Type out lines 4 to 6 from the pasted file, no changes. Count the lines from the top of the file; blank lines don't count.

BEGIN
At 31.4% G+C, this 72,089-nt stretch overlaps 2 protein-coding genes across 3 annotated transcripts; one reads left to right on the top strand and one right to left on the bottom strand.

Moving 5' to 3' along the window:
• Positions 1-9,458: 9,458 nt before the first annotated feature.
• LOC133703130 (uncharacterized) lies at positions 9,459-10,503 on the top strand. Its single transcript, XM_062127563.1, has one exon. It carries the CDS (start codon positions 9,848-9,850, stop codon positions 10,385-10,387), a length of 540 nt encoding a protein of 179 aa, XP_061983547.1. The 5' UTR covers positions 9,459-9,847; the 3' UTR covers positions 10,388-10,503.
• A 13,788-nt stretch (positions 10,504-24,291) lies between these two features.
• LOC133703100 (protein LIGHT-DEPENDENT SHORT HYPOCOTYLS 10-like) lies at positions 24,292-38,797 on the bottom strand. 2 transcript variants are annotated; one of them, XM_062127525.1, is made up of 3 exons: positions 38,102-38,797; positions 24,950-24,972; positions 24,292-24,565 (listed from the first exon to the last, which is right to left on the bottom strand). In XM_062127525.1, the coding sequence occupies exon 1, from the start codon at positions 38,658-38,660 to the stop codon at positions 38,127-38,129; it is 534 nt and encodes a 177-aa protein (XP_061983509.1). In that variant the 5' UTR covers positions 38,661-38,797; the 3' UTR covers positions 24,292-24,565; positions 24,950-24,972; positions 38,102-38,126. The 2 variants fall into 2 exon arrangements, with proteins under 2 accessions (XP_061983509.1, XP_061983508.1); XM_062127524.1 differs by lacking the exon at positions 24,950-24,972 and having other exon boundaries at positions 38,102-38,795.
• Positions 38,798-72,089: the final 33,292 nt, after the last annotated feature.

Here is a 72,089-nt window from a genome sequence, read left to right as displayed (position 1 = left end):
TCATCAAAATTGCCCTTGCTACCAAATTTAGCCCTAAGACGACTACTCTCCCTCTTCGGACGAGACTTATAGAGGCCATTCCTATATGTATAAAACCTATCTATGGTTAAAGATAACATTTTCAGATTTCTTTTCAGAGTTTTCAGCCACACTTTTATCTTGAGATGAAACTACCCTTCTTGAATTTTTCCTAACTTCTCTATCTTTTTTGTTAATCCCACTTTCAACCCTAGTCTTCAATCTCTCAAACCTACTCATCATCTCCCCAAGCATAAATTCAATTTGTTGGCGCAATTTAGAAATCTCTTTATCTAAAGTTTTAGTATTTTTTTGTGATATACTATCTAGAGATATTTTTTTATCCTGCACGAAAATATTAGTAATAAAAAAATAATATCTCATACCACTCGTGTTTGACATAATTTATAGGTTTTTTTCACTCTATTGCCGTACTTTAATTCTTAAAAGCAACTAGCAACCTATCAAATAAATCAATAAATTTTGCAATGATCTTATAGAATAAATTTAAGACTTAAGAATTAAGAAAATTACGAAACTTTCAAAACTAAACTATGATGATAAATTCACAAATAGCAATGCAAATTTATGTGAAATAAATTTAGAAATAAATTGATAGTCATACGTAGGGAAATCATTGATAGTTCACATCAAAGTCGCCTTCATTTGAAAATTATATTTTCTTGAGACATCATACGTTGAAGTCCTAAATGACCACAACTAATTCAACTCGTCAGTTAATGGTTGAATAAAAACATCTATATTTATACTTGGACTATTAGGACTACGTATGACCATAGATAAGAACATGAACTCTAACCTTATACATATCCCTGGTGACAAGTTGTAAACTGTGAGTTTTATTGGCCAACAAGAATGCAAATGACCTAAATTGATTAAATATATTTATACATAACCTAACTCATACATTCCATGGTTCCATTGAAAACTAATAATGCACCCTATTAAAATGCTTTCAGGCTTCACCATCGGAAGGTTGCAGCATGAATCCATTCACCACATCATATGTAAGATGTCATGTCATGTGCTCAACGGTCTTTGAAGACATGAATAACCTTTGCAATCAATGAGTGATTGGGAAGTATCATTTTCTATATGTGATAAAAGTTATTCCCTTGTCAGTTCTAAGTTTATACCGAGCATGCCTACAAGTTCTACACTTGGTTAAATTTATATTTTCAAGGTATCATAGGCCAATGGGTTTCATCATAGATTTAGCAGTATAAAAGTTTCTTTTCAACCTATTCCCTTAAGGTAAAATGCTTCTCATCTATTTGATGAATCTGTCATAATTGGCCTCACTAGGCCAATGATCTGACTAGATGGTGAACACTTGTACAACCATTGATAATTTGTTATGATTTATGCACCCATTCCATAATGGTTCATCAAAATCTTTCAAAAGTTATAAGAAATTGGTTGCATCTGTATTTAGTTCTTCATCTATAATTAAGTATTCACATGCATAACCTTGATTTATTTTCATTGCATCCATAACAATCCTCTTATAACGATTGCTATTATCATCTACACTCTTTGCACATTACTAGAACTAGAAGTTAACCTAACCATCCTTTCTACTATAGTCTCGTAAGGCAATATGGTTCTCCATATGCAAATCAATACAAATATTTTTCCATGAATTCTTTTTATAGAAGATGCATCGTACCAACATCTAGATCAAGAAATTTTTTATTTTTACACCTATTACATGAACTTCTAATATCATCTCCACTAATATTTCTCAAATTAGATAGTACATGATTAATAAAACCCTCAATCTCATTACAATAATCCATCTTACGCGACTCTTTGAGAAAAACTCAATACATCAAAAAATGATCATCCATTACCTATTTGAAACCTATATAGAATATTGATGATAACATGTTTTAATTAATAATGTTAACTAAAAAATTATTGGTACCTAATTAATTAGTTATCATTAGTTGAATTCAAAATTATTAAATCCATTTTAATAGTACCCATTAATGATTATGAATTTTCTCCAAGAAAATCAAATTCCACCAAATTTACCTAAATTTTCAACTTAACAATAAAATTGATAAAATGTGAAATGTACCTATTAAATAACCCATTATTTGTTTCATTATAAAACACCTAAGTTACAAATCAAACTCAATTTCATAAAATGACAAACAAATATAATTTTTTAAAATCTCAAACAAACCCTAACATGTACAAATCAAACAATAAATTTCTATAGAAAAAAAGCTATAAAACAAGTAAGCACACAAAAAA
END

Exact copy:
• LOC133703130 (uncharacterized) lies at positions 9,459-10,503 on the top strand. Its single transcript, XM_062127563.1, has one exon. It carries the CDS (start codon positions 9,848-9,850, stop codon positions 10,385-10,387), a length of 540 nt encoding a protein of 179 aa, XP_061983547.1. The 5' UTR covers positions 9,459-9,847; the 3' UTR covers positions 10,388-10,503.
• A 13,788-nt stretch (positions 10,504-24,291) lies between these two features.
• LOC133703100 (protein LIGHT-DEPENDENT SHORT HYPOCOTYLS 10-like) lies at positions 24,292-38,797 on the bottom strand. 2 transcript variants are annotated; one of them, XM_062127525.1, is made up of 3 exons: positions 38,102-38,797; positions 24,950-24,972; positions 24,292-24,565 (listed from the first exon to the last, which is right to left on the bottom strand). In XM_062127525.1, the coding sequence occupies exon 1, from the start codon at positions 38,658-38,660 to the stop codon at positions 38,127-38,129; it is 534 nt and encodes a 177-aa protein (XP_061983509.1). In that variant the 5' UTR covers positions 38,661-38,797; the 3' UTR covers positions 24,292-24,565; positions 24,950-24,972; positions 38,102-38,126. The 2 variants fall into 2 exon arrangements, with proteins under 2 accessions (XP_061983509.1, XP_061983508.1); XM_062127524.1 differs by lacking the exon at positions 24,950-24,972 and having other exon boundaries at positions 38,102-38,795.